O-Bon Lanterns Hung Out and Lit Early in August Shows Excited Anticipation Of Return of Ancestral Spirits
Having just moved into my the old neighborhood of Hojo, near the foot of Mt Tsukuba, has meant learning a lot of things about Japan which are completely new to me. One question that I had had since coming to live here in early August was why so many families have had their O-Bon lanterns ( meant to guide ancestral spirits back to their earthly homes) so many days before the day that the festival actually begins on August 13th.
In fact, MOST of the houses around where I now live have had their lanterns hung up and lit since the 7th of August, nearly a week before the day on which it is believed the ancestors return for their short stay in this world with their families.
I thought that their might be some special local beliefs which would explain this surprising custom ( though I surely dont want to complain because the lit lanterns ARE beautiful), and finally this morning talked to some of my neighbors about it.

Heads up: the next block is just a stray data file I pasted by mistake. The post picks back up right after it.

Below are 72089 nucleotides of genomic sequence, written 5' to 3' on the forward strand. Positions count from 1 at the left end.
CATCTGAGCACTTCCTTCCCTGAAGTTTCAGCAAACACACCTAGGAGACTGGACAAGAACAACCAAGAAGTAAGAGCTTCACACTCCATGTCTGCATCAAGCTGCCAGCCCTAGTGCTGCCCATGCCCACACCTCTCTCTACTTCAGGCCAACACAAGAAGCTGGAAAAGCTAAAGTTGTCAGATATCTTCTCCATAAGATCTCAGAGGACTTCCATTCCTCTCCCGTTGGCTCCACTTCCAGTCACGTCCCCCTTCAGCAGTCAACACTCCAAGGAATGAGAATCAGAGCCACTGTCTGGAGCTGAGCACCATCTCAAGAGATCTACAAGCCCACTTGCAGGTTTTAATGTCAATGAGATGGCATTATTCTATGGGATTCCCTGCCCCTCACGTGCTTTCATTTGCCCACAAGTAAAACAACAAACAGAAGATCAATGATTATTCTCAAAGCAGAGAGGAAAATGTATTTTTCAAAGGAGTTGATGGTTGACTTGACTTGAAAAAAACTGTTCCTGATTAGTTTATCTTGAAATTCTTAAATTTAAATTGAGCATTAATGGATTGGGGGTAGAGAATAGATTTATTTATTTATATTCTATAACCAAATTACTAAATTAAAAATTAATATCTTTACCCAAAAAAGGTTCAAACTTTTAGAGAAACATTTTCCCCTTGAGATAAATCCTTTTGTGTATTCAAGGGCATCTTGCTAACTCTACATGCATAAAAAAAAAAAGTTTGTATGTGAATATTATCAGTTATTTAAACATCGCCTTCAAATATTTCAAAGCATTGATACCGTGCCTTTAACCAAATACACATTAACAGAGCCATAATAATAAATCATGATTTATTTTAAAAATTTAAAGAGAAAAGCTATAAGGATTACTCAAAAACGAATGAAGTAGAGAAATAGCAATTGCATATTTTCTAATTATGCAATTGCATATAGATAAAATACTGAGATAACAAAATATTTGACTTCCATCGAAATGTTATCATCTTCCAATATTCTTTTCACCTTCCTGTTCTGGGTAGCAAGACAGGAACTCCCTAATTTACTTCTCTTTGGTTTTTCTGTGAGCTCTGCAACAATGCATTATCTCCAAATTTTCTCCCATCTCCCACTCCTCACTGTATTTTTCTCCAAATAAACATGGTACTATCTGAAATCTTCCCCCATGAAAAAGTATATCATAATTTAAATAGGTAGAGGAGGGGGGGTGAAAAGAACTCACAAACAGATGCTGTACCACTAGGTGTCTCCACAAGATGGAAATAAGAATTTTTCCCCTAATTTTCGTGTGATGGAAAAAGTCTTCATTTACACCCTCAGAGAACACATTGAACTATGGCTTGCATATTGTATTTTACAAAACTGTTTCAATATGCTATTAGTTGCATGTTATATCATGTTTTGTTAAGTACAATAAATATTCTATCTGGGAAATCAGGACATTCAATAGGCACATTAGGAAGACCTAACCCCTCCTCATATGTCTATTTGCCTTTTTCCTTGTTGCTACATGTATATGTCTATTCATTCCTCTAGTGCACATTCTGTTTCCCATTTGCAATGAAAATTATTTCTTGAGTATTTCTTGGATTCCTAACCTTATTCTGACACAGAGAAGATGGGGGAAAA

They told me that there is no particular belief for which the lanterns are put out early, but everyone does so simply to express their eager anticipation of the ancestors` arrival. It is just a way of saying WE ARE WAITING FOR YOU.
If you would like to share in the joy of the festival as celebrated in my neighborhood, you can come out this Saturday evening ( August 14th) for some Bon Dancing ( Bon O-dori) outside the Hojo Branch Office of the Tsukuba City Hall ( in Hojo).
I have written more about the O-Bon Festival here:
and here :
http://blog.alientimes.org/2008/08/bon-jour/ ( because this year`s a main day of O-Bon will also fall, coincidentally, on the night of a full moon.